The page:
Leslie and Christina Bearce have continued to help me through all the recent controversy. They know that it is important to keep quality shows on the air.
It makes me happy that there is now mediation going on to help Public Access. It has been a wonderful way to get information on all different topics to the people. Diversity is really important, and I hope the public will support the efforts that are going on at this time.
Linda Villanueva Quesenberry
Can't live without Sgt. Snorkel?
Inasmuch as The Tribune no longer carries "Beetle Bailey" and "Herman" in their comics page, for the lovers of these strips who enjoyed the daily ritual, "Beetle Bailey" can be found in The Fresno Bee, available at your local newsstand. They also carry "Wizard of ID" and "B.C." and some of our coastal news.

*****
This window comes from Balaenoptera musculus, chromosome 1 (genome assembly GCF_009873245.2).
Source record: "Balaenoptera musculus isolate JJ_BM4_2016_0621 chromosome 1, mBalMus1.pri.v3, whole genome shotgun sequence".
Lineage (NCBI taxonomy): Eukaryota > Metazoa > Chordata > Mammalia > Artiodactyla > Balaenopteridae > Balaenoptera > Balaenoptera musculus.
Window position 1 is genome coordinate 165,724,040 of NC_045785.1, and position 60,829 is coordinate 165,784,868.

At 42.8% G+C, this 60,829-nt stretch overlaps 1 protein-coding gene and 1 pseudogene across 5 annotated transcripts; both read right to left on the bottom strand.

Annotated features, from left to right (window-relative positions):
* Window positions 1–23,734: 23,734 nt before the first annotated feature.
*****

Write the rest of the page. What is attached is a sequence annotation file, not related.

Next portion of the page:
John W. Budlong
Universal health care is friendlier and more efficient
I'm writing to express my support for Sheila Kuehl's California State Senate Bill 840 and shed a little light on what it could mean for Californians to have universal coverage.
Recently I had the "opportunity" to experience how it could be for Americans if we had universal health coverage. My husband, a professor at Cal Poly, and I went to Australia for his sabbatical. I took five weeks to go to East Timor to visit a friend working for the U.N. and check out volunteer opportunities. I ended up suffering a deep vein thrombosis and pulmonary embolism. Needless to say, having a life-threatening condition in a third-world country is pretty scary. When I made it back to Australia, I suddenly began to worry about the costs I would be incurring in a first-world country (I have Blue Cross and knew I had to pay all expenses in advance and hope for reimbursement later).